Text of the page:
Natural mineral sulfur available in over the counter skincare

Over-the-Counter vs. Prescription Sulfur

Natural sulfur has been a skincare staple since ancient times — and modern science backs up the mineral’s potent capabilities. We’re looking deeper into treating skin conditions (from acne to dandruff) with sulfur: when an over-the-counter product should do the trick, and when to see a dermatologist for a prescription.


2 minute read

Natural sulfur has been a skincare staple since ancient times — and modern science backs up the mineral’s potent capabilities. It’s FDA approved as an over-the-counter treatment to address a range of skin concerns, from acne to dandruff — though it’s also available in prescription formulations.

We’re looking deeper into the specifics of treating skin conditions with sulfur: when an OTC product should do the trick, and when to see a dermatologist for a prescription.


How does sulfur in skincare work?

This non-metallic element is an essential building block of amino acids — which make up all types of proteins in the body. As a skincare ingredient, it’s especially valuable, as sensitivities and side effects are uncommon. Although researchers aren’t exactly sure how sulfur manages its impressive array of skincare talents, most experts attribute its effectiveness to:

  • Antimicrobial properties
  • Oil absorption
  • Keratolytic abilities

What skin conditions does sulfur treat?

Because it has antimicrobial, anti-inflammatory and keratolytic properties, sulfur is used to manage a variety of skin conditions, including:

  • Acne vulgaris: especially inflammatory acne
  • Chronic inflammatory diseases: psoriasis, rosacea, eczema
  • Dandruff: including seborrheic dermatitis, a waxy, scaly type
  • Infections: various fungal, viral and bacterial microbes
  • Parasites: including scabies and lice

Is sulfur skincare available over the counter?

According to board certified dermatologist Dr. Sandra Lee, OTC concentrations of sulfur are used for managing a variety of common skin concerns. Here are the highlights:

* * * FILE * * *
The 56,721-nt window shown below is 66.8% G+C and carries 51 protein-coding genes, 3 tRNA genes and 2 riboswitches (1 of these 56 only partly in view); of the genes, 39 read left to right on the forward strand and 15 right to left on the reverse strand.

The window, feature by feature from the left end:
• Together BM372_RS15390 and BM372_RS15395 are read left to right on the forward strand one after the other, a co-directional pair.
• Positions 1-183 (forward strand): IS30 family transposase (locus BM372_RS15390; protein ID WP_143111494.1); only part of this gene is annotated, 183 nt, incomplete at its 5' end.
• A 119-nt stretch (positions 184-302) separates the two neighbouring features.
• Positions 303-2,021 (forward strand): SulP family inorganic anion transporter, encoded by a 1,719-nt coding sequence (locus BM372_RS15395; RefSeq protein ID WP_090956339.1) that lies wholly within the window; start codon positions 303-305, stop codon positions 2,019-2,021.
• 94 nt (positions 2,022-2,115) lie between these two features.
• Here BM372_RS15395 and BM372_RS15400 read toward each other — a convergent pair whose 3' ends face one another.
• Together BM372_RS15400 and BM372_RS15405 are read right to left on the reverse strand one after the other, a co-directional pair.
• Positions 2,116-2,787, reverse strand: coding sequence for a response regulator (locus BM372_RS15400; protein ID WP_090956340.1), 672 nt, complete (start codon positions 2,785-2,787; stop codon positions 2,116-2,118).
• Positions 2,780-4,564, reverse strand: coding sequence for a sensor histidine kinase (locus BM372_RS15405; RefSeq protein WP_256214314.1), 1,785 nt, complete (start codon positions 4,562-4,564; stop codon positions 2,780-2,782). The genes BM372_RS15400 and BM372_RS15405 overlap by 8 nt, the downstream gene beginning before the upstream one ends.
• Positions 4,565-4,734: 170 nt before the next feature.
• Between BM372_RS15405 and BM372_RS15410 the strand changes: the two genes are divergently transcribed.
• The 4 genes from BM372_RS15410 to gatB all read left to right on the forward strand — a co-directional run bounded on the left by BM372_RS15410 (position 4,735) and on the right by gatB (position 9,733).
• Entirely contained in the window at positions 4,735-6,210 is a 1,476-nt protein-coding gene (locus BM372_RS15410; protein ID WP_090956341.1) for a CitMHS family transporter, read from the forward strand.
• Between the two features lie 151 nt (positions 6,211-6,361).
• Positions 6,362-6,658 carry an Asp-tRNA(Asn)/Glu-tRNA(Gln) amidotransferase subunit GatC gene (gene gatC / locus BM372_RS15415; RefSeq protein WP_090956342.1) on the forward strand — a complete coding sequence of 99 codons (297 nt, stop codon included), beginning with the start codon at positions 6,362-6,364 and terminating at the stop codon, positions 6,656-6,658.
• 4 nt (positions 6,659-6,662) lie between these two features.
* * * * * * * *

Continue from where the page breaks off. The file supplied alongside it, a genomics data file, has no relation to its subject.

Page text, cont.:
• Acne: typically lotions, spot treatments, and masks, at concentrations of 3% to 10%. 
  • Dandruff and seborrheic dermatitis: shampoo or lotion, at concentrations of 2% to 5%. Frequently combined with salicylic acid. The sulfur-containing compound selenium sulfide 1% is another common OTC treatment.

Though there are no FDA standards established, over-the-counter sulfur may be effective in alleviating symptoms of fungal acne (aka folliculitis) and rosacea in certain patients. As always, check with your dermatologist first for a diagnosis and advice.

Do you need a prescription for sulfur skincare?

The short answer: that depends. If you’ve tried over-the-counter products and haven’t seen results after several months, it’s probably time to call your dermatologist. They may prescribe you a soap, lotion, cream or ointment that contains sulfur, often in conjunction with other prescription drugs to increase its efficacy.

Not surprisingly, it’s fairly easy to find higher concentrations of sulfur for sale online — we found 20% just Googling. But as Dr. Lee always says, more isn’t necessarily better: sulfur can be drying, and may cause irritation when combined with other ingredients, especially strong exfoliants. So stick with over-the-counter products that have a “Drug Facts” panel on the label, follow the instructions carefully, and listen to your skin. If you don’t see the results you’re after, pay a visit to your dermatologist.

Dr. Lee’s last word

Sulfur is one of the ingredients we dermatologists rely on to manage many different skin concerns, especially acne, for those with sensitive skin. It’s a natural alternative to benzoyl peroxide that helps inhibit C. acnes bacteria and it has some exfoliating properties. It’s also used often in combination with other drugs to treat scaly conditions like dandruff.

—Dr. Sandra Lee


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